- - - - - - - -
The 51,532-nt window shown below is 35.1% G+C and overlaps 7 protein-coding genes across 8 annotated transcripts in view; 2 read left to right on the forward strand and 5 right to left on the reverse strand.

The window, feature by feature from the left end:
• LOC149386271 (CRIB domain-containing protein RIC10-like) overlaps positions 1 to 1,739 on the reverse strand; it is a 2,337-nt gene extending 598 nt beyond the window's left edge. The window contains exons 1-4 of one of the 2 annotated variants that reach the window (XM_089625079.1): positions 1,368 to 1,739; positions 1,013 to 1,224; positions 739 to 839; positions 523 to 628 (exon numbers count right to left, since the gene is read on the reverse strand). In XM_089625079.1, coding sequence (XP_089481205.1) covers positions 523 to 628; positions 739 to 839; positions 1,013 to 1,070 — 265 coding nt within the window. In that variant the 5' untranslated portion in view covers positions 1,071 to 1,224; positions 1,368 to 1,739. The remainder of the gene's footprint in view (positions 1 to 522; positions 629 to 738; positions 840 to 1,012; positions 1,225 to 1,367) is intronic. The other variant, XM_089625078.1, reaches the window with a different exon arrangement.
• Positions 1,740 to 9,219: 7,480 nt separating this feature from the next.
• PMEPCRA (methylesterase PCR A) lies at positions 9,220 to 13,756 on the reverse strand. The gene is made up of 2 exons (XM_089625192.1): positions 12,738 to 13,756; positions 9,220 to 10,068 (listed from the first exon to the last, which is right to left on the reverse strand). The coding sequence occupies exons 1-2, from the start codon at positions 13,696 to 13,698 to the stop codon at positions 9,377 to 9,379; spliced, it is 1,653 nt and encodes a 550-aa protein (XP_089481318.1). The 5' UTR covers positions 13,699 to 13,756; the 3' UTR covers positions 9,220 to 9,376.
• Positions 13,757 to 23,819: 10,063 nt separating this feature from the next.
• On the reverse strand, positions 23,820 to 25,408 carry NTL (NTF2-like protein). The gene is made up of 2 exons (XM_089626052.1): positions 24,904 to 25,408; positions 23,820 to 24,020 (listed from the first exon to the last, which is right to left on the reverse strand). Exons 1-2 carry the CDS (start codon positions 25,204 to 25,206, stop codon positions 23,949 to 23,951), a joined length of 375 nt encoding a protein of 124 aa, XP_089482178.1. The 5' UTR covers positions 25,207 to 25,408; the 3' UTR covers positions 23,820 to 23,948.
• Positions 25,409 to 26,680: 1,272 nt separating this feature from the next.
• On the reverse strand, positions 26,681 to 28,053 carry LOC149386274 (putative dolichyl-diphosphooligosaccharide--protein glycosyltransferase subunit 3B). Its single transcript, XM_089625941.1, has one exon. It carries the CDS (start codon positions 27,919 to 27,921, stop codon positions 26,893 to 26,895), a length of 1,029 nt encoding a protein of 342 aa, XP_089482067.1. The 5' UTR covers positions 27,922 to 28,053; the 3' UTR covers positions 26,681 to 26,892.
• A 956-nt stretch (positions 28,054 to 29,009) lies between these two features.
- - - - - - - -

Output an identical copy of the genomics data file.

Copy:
The 51,532-nt window shown below is 35.1% G+C and overlaps 7 protein-coding genes across 8 annotated transcripts in view; 2 read left to right on the forward strand and 5 right to left on the reverse strand.

The window, feature by feature from the left end:
• LOC149386271 (CRIB domain-containing protein RIC10-like) overlaps positions 1 to 1,739 on the reverse strand; it is a 2,337-nt gene extending 598 nt beyond the window's left edge. The window contains exons 1-4 of one of the 2 annotated variants that reach the window (XM_089625079.1): positions 1,368 to 1,739; positions 1,013 to 1,224; positions 739 to 839; positions 523 to 628 (exon numbers count right to left, since the gene is read on the reverse strand). In XM_089625079.1, coding sequence (XP_089481205.1) covers positions 523 to 628; positions 739 to 839; positions 1,013 to 1,070 — 265 coding nt within the window. In that variant the 5' untranslated portion in view covers positions 1,071 to 1,224; positions 1,368 to 1,739. The remainder of the gene's footprint in view (positions 1 to 522; positions 629 to 738; positions 840 to 1,012; positions 1,225 to 1,367) is intronic. The other variant, XM_089625078.1, reaches the window with a different exon arrangement.
• Positions 1,740 to 9,219: 7,480 nt separating this feature from the next.
• PMEPCRA (methylesterase PCR A) lies at positions 9,220 to 13,756 on the reverse strand. The gene is made up of 2 exons (XM_089625192.1): positions 12,738 to 13,756; positions 9,220 to 10,068 (listed from the first exon to the last, which is right to left on the reverse strand). The coding sequence occupies exons 1-2, from the start codon at positions 13,696 to 13,698 to the stop codon at positions 9,377 to 9,379; spliced, it is 1,653 nt and encodes a 550-aa protein (XP_089481318.1). The 5' UTR covers positions 13,699 to 13,756; the 3' UTR covers positions 9,220 to 9,376.
• Positions 13,757 to 23,819: 10,063 nt separating this feature from the next.
• On the reverse strand, positions 23,820 to 25,408 carry NTL (NTF2-like protein). The gene is made up of 2 exons (XM_089626052.1): positions 24,904 to 25,408; positions 23,820 to 24,020 (listed from the first exon to the last, which is right to left on the reverse strand). Exons 1-2 carry the CDS (start codon positions 25,204 to 25,206, stop codon positions 23,949 to 23,951), a joined length of 375 nt encoding a protein of 124 aa, XP_089482178.1. The 5' UTR covers positions 25,207 to 25,408; the 3' UTR covers positions 23,820 to 23,948.
• Positions 25,409 to 26,680: 1,272 nt separating this feature from the next.
• On the reverse strand, positions 26,681 to 28,053 carry LOC149386274 (putative dolichyl-diphosphooligosaccharide--protein glycosyltransferase subunit 3B). Its single transcript, XM_089625941.1, has one exon. It carries the CDS (start codon positions 27,919 to 27,921, stop codon positions 26,893 to 26,895), a length of 1,029 nt encoding a protein of 342 aa, XP_089482067.1. The 5' UTR covers positions 27,922 to 28,053; the 3' UTR covers positions 26,681 to 26,892.
• A 956-nt stretch (positions 28,054 to 29,009) lies between these two features.